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California Cuts Carbon in Bid to Spur Clean Technology Boom

The state's voters backed a plan to cut greenhouse gas emissions back to 1990 levels



newscenter.lbl.gov

SAN FRANCISCO—Voters have turned back an effort to suspend California's efforts to tackle climate change, a wide-reaching program ranging from a cap-and-trade market for greenhouse gas emissions to energy efficiency standards for televisions.

In 2006 California passed a law—the Global Warming Solutions Act (Assembly Bill 32)—that pledged the state to reduce its greenhouse gas emission levels back to 1990 levels by 2020. That's reducing to 427 million metric tons of carbon dioxide and other greenhouse gases emitted per year; current emissions in the state are roughly 525 million metric tons of greenhouse gases and have been projected to exceed 600 million metric tons by 2020 without such efforts.

The California Air Resources Board developed the program, a set of 70 measures, such as a low-carbon fuel standard, an increase in electricity generated from renewable resources to 33 percent, and a cap-and-trade program for 360 utilities, refineries and other emitting industries. The state released its more than 3,000-page rules for that greenhouse gas permit trading program on October 29. "If I'm under the cap, I make more and more money," explains policy analyst Tiffany Roberts of California's Legislative Analyst's Office. "If I'm over the cap, I pay more and more money."

The majority of the efforts are simple standards, however, such as a new limit on energy usage for televisions with more than 42-inch screens. "We're down from 450 watts per television to 125 to 200 watts per TV," says Thom Kelly, acting chief deputy director at the California Energy Commission. "We're estimating that we'll save about $700 million a year just in energy costs."

The low-carbon fuel standard orders providers to reduce the carbon intensity of their fuels by 10 percent by 2020 through efforts such as blending in biofuels that result in less greenhouse gases emitted when burned. That final rule is expected in early 2011, according to transportation expert Daniel Sperling of University of California, Davis, although the board is struggling to understand the greenhouse gas emissions associated with the land both directly and indirectly impacted by growing crops for biofuels. "It really is the single issue holding back the low-carbon fuel standards," he says. "We've got to figure it out."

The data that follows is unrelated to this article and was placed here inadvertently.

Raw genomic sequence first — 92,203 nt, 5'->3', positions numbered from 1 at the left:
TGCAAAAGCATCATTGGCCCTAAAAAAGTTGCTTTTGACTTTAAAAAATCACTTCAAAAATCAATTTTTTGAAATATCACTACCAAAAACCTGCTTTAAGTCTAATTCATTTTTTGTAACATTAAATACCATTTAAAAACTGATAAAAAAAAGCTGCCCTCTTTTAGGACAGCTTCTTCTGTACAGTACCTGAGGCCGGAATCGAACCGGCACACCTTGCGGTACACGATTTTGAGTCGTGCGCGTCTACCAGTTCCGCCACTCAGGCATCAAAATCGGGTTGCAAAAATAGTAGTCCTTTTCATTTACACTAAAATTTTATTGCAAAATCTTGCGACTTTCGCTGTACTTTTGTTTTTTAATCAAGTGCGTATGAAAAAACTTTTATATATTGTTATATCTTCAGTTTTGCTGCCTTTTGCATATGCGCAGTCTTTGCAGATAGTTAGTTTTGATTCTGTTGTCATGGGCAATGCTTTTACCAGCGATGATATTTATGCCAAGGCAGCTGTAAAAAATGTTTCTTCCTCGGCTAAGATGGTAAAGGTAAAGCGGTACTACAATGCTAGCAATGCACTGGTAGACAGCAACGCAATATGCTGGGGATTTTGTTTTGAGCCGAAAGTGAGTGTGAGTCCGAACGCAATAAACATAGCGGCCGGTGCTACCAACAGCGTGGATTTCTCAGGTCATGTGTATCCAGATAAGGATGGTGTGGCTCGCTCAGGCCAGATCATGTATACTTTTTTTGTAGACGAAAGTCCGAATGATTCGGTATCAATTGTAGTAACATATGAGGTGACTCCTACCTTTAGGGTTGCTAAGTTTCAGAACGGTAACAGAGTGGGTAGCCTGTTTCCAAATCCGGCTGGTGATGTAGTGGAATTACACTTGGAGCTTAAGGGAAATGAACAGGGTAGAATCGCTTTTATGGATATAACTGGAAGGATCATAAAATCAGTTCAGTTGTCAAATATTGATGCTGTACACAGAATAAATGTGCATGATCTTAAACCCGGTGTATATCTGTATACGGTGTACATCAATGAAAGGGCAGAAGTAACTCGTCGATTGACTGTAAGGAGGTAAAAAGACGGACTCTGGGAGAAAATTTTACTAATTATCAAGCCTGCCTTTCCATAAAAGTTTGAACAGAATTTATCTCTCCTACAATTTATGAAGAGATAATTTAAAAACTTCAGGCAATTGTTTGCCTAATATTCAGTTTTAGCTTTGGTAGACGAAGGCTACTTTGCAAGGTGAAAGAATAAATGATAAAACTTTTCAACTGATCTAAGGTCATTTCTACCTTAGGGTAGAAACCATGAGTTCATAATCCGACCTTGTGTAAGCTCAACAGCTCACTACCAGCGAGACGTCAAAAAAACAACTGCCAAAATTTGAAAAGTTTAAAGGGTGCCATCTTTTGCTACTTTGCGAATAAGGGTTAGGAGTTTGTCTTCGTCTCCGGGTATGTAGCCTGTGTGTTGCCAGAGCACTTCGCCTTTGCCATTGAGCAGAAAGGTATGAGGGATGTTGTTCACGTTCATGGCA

"We have an obligation to the world to deliver clean, reliable, low-cost energy that is hopefully low carbon, too," adds chemical engineer David Rogers, general manager for climate change at Chevron, a California-based oil company that did not join efforts to suspend California's climate change initiative. "Maybe we can have the best of both worlds: a price on carbon to create an innovative environment for clean technology in California and keep businesses within state lines and not cause an adverse impact on consumers through radically higher prices for transportation fuels or electricity."

In large part, that may be because California hopes its efforts will quickly be followed by other states so that it is not the only state raising the cost of burning fossil fuels. Already, New Mexico will attempt to reduce greenhouse gas emissions from energy use in the state by 2 percent per year, and 11 northeastern states have formed a regional cap-and-trade program.

That said, it does not appear to improve the prospects for climate change action at a national level. Republican gains in the U.S. Congress suggest climate change and energy will not be addressed in the next two years, and a voluntary national cap-and-trade market for companies, known as the Chicago Climate Exchange, will expire at the end of this year.

Then again, it took more than a decade for California's car regulations to be adopted at the national level. That remains the main thing the Obama administration has done to cut greenhouse gas emissions nationally, and it was done via executive order—a method that does not require the congressional ratification. "Washington screwed around and couldn't get it done," says Sperling, who is also a member of the California Air Resources Board that set up the climate change program. "We're going to be adopting [cap-and-trade] in two weeks."

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